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Couple of questions about inlays

Discussion in 'Luthier's Corner' started by Drop1, Jun 1, 2019.

  1. Drop1


    Mar 28, 2019
    I am not happy at all with my Abalone inlays.
    How hard are they to remove neatly ?

    Second, I'm considering removing those and doing a multi colored, peal, swirled epoxy pour.

    Anyone done something like this? Any reason not to? I dont mind sanding and re oiling the fret board.
  2. Pics of neck?
  3. Drop1


    Mar 28, 2019
    Basic Ibanez sr neck with oval inlays. No special finish.
  4. Bruce Johnson

    Bruce Johnson Gold Supporting Member Commercial User

    Feb 4, 2011
    Fillmore, CA
    Professional Luthier
    The inlays are just lightly glued in. Apply a soldering iron to them, and they should pry right out.

    Cast-in-place resin inlays are a common technique. A few tricks to it, but not real difficult. You can also make your own sheets of crazy swirly stuff away from the instrument, then trim them to size and inlay them.
    Beej likes this.
  5. Drop1


    Mar 28, 2019
    I like the idea of making them always from the neck. I've found sutaible, pre made, material.
    My issue is they are oval. I tried shaping a single inlay out of abalone. I could not get it small enough. Also, it become too difficult to get the correct shape due to small size. Pouring then sanding seems much more my speed.
  6. Bruce Johnson

    Bruce Johnson Gold Supporting Member Commercial User

    Feb 4, 2011
    Fillmore, CA
    Professional Luthier
    A trick for shaping small oval inlays: Make up a wooden handle. A block of wood, shape the end into an oval that fits into the recess in the fingerboard. Then double-stick a small rectangle of the inlay material onto the oval end of the block. Now you can hold onto it as you gently file the perimeter to match the perimeter of the block.
  7. HardNHeavy


    Apr 17, 2014
    never done oval inlays, just regular 6mm standard size ones on my fenders...I'd imagine there will be lots of sanding and shaping unless you can find the exact same size in the material of your choice....Easy to remove and replace.small drill thru the center of inlay just deep enough to cut thru the material....what you have left is a hole and just pry the rest of material out..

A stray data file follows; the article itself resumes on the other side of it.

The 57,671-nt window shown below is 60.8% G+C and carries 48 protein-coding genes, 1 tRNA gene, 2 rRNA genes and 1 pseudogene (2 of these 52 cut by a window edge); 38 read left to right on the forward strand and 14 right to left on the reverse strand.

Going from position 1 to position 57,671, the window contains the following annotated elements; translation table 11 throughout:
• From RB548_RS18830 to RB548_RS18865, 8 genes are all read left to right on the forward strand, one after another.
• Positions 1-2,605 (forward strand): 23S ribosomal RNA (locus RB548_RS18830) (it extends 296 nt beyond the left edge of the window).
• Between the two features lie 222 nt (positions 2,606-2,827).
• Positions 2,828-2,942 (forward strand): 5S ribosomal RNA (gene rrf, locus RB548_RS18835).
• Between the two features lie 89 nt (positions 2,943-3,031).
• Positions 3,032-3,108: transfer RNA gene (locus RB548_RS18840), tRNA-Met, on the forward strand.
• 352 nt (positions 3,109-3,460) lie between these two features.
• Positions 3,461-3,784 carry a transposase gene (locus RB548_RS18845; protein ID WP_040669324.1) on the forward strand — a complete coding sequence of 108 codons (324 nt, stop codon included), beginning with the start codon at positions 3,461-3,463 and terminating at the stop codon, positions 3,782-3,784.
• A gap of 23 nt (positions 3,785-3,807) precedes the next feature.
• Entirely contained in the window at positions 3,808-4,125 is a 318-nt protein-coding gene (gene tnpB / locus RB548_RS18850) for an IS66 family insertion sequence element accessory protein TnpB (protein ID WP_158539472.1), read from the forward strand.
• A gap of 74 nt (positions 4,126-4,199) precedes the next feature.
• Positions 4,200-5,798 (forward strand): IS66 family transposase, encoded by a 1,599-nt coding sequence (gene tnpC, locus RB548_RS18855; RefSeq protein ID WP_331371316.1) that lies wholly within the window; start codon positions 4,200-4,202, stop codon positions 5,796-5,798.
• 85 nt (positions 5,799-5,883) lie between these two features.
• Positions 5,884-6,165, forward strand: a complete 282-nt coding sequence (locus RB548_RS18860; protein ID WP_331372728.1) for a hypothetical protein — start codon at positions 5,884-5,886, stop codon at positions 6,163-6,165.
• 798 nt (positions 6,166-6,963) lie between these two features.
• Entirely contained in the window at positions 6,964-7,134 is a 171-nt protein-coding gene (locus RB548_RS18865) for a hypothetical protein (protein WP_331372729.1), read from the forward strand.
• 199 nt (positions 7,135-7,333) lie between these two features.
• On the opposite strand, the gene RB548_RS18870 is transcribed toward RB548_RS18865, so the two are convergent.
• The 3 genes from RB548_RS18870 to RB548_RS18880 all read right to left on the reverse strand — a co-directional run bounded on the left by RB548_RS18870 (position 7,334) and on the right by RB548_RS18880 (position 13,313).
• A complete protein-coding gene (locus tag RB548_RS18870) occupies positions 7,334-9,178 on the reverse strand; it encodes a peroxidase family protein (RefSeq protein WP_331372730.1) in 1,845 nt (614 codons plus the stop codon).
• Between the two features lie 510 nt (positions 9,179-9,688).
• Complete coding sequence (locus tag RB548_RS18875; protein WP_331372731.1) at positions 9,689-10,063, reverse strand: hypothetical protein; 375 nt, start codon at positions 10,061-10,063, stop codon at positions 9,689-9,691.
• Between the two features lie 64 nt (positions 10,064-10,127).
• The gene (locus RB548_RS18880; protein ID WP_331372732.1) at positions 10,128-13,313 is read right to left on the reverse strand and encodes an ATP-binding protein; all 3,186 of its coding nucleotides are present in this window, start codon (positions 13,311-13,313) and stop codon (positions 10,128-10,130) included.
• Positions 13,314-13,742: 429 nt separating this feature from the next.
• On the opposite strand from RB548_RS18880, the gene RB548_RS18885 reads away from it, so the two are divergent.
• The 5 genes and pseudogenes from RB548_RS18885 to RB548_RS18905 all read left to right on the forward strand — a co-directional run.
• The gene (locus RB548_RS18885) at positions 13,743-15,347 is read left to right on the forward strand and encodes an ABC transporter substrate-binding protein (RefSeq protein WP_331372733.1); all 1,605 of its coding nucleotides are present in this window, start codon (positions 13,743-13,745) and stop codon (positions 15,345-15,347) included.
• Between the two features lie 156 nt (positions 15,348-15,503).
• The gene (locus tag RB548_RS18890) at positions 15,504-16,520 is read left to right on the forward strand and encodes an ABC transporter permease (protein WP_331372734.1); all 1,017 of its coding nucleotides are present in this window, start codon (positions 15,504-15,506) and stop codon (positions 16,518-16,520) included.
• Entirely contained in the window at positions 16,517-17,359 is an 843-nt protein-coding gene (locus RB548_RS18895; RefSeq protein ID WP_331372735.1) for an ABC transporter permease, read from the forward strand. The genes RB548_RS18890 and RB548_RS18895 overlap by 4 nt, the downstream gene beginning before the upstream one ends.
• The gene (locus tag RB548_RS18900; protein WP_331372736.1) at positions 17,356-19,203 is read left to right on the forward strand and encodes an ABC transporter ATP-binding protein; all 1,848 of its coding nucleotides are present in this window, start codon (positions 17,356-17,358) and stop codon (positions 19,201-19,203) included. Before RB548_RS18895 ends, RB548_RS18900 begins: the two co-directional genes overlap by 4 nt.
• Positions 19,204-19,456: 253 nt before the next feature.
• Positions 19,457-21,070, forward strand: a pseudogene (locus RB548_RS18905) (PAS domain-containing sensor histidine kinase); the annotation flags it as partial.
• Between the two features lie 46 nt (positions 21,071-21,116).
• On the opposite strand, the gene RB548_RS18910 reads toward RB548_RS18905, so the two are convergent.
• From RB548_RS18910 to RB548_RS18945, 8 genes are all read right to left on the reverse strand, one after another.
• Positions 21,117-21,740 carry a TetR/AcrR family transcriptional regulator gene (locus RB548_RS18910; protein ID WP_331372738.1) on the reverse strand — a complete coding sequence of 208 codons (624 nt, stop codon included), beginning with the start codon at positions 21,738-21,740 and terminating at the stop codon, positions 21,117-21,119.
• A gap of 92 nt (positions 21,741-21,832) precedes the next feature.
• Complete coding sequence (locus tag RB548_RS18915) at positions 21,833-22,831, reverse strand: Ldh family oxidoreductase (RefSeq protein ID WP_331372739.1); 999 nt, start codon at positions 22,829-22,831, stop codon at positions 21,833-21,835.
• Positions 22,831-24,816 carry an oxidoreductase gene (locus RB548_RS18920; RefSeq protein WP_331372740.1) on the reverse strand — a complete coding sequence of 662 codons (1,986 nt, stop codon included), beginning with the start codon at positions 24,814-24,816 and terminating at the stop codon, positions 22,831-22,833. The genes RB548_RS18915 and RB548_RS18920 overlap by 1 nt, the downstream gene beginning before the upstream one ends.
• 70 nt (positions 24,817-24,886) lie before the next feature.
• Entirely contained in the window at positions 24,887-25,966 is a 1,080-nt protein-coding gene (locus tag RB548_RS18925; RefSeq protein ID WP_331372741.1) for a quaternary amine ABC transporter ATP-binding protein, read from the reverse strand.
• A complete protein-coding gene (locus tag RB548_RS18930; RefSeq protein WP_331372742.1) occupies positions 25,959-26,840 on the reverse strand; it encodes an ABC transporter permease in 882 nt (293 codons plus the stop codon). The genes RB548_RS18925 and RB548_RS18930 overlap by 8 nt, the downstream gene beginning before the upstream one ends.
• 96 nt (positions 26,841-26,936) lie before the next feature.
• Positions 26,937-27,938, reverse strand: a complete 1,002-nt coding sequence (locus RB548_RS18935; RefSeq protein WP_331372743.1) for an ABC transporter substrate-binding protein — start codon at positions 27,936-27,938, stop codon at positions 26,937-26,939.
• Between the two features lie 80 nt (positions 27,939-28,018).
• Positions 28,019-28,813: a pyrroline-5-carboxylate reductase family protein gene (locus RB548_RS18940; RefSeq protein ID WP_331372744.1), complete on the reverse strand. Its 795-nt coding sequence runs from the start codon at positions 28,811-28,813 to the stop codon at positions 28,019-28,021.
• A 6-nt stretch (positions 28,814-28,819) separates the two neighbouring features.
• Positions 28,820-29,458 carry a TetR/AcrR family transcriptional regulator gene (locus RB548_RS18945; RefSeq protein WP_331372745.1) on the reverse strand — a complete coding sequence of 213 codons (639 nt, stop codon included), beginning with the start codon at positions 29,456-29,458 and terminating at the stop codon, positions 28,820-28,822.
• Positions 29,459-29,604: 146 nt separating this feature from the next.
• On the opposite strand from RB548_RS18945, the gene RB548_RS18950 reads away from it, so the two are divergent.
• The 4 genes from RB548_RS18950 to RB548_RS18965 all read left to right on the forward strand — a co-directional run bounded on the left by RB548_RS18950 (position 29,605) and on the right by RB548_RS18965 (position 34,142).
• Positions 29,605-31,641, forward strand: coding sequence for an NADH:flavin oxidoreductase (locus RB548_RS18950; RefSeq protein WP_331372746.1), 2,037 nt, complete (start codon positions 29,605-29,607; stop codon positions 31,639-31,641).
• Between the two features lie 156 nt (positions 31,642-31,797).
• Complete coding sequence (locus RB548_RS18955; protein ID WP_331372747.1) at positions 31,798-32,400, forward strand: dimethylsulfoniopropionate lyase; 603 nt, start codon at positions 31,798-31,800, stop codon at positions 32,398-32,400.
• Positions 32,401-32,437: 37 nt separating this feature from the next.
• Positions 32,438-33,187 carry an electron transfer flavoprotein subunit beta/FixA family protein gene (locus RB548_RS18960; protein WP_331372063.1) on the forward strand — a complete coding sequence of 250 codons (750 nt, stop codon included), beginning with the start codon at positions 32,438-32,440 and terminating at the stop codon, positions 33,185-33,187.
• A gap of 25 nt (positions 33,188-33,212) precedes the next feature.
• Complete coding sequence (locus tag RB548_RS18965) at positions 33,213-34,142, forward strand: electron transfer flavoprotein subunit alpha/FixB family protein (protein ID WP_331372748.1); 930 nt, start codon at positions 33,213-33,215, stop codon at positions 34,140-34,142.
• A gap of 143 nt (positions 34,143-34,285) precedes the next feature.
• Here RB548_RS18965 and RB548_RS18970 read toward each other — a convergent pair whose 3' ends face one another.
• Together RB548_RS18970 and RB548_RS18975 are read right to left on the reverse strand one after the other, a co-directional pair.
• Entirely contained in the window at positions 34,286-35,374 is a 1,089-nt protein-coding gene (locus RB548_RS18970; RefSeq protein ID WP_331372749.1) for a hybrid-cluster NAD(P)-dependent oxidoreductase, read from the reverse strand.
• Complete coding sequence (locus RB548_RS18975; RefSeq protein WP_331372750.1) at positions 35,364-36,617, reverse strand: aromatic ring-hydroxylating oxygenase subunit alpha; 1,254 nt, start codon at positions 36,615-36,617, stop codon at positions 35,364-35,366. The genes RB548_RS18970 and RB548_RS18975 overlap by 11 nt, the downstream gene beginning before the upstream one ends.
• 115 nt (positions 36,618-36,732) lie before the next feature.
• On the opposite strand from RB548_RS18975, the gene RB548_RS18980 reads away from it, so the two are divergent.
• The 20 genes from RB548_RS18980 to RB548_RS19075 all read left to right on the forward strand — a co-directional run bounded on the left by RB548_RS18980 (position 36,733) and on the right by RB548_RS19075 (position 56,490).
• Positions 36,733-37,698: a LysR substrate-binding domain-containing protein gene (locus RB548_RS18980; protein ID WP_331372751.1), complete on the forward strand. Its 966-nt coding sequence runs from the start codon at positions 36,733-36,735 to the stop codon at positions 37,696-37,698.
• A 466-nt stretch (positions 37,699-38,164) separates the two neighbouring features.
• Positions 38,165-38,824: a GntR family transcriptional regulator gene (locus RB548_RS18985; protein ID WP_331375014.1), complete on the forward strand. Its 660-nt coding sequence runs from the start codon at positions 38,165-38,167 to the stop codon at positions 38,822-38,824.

8. 2112

    2112 Supporting Member

    Apr 30, 2005
    What? Nobody suggested tort inlays? The Tort Mob is slipping lol.
  9. Drop1


    Mar 28, 2019
    This will sound really, really weird but I cant think if a reason it wont work. On high end/designer tile jobs, I use a ground glass grout. The stuff is beautiful. It has a pearl like look with a lot of depth and sparkle. It's hard to describe. It has the benifit of being extremely easy to work with and if I can get the abalone out without messing up the rosewood edges would take maybe 5 minutes to install and 24 hours to cure. Unlike regular concrete grout, it stays somewhat plyable. Not so different from plastic inlays.

    On another note, my luthier suggested drilling the a circle in the abalone and inserting pearl dots. If done right I could see where this could be attractive.
  10. If you tackle this, please post pics of the process.
  11. Rôckhewer

    Rôckhewer Commercial User

    Feb 28, 2015
    Phoenix, Arizona
    Owner/Builder- RockHewer Custom Guitars LLC
    Not to be negative... but....:confused:
    I used to be a tile setter/stone guy... in a past life.
    I don't doubt this grout will "work" ...per se.
    But I don't see the application being easy at all.
    (Although it's been 15yr since I've grouted anything.)
    Is it an epoxy grout? Or just a hardcore latex?
    Question being, What do you need to wash it with? ...and is that going to harm the wood.... ?
    Also, If all the inlay aren't equally "full" and the raduis of the inlay doesn't exactly match the fingerboard.... it might look like poo...
    Just my opinion.
    And you probably can't sand that grout down flush, because you will alter the sparkle of the ground glass....?..... maybe? o_O
  12. Drop1


    Mar 28, 2019
    This stuff isnt like cement or epoxy. Cured it's more like a cross between rubber and plastic. Its premixed and the glass is very fine. It doesnt co.out out textured like concrete grout. More smooth like epoxy.
  13. Beej


    Feb 10, 2007
    Vancouver Island
    I think I just saw some on a backsplash at a fancy place on the weekend. If it's the same stuff, it's beautiful no doubt. I wonder about the cost of that stuff though, compared to a couple of tubes of hardware store epoxy or CA glue to make an inlay... :)
  14. Drop1


    Mar 28, 2019
    It's stupid expensive. More than $100 quart.
  15. dwizum


    Dec 21, 2018
    Yikes. And here I thought the $41.99 I just paid for a 10 lb bag of tec power grout to finish my new shower was expensive...